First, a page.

United Nations Division for the Advancement of Women

Online discussion
"Information and communication technologies
and their impact on and use as an instrument
for the advancement and empowerment of women"

17 June to 19 July 2002

Week One Summary

"ICT as a tool for women's economic empowerment"

This week's topic, ICT as a tool for women's economic empowerment, led to a vibrant discussion. Nineteen contributions were received from around the world (Asia, Africa, South and Central America, the Caribbean and Europe) and from a range of participants including NGO workers, students, technology experts, activists and others. Despite the diversity of the discussants it is possible to draw some conclusions.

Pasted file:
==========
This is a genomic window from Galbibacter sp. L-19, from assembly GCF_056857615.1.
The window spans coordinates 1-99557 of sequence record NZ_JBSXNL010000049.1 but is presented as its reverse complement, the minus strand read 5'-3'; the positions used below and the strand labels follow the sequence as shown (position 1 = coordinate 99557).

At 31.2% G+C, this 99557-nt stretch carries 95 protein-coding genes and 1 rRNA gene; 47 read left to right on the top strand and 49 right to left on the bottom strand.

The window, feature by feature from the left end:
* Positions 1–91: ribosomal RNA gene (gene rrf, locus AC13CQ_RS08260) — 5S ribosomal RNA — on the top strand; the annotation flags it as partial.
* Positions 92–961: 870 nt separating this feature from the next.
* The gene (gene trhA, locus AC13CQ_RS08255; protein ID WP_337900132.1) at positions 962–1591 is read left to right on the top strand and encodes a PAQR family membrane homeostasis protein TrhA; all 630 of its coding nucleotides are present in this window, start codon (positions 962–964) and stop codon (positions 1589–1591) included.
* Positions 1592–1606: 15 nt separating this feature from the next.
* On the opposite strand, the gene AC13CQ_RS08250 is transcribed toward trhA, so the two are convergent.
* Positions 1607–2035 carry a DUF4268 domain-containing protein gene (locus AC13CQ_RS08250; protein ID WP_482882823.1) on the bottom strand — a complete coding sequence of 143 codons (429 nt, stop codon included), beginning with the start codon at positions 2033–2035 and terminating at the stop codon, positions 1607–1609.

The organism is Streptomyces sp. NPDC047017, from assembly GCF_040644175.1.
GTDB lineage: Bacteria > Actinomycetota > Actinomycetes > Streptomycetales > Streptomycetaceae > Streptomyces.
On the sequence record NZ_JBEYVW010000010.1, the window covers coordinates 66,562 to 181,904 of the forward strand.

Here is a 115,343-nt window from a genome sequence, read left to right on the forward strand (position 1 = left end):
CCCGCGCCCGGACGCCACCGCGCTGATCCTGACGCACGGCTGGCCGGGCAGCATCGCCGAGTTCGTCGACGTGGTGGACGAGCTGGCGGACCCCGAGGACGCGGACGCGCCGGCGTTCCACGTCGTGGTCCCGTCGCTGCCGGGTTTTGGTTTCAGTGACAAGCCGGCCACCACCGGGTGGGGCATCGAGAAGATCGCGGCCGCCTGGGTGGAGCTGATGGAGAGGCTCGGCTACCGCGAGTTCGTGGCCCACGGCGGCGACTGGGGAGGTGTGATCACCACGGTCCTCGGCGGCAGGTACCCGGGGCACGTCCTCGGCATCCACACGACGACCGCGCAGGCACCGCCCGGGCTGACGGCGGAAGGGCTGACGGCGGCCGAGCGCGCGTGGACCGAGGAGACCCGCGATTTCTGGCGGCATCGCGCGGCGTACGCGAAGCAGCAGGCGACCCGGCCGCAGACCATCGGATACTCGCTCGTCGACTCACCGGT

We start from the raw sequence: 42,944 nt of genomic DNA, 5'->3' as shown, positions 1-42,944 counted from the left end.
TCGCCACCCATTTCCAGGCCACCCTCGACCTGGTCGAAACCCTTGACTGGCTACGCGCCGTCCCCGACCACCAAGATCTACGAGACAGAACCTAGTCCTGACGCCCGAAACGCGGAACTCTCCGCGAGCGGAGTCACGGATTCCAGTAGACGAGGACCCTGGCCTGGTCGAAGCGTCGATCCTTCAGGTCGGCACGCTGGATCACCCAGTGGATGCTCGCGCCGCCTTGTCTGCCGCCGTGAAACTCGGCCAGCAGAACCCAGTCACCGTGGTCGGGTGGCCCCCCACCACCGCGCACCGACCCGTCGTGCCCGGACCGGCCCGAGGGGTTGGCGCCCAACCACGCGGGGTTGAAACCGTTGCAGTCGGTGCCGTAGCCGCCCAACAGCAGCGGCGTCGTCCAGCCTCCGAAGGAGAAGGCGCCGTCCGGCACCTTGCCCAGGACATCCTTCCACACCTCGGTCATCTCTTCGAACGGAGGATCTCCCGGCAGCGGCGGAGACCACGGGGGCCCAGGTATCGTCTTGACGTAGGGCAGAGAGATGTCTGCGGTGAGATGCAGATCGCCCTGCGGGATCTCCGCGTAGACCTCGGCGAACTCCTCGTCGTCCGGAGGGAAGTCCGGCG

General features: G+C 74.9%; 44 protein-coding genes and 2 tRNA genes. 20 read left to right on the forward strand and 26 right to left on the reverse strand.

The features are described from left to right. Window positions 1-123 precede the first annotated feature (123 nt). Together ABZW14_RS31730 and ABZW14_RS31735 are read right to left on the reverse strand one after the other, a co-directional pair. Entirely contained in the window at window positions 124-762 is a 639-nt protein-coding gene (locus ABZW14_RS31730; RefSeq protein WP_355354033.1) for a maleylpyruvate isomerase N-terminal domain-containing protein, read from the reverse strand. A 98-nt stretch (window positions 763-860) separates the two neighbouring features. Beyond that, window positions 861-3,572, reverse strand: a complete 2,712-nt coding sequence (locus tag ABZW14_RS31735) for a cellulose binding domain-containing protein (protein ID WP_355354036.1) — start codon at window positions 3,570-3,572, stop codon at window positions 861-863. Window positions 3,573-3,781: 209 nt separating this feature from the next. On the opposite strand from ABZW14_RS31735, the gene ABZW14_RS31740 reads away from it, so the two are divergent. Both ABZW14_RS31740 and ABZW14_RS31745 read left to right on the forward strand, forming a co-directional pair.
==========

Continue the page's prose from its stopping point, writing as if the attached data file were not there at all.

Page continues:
Taken as a whole, the contributions from this week's discussion provided analysis of and answers to three major questions:
1) What are the obstacles to using ICTs to economically empower women?
2) What are the ways in which ICTs have improved women's economic lives? and
3) What are some strategies that can be implemented to ensure that ICTs improve women's economic conditions.


There are multiple challenges to ICTs becoming a positive force for women's economic empowerment. Few participants directly referred to expense as a barrier. Financial resources are only one of many resources needed to make ICTs available and effective. Challenges include:

  • The large percentage of women in developing countries who work in the informal sector;
  • The lack of support for women working in the formal sector;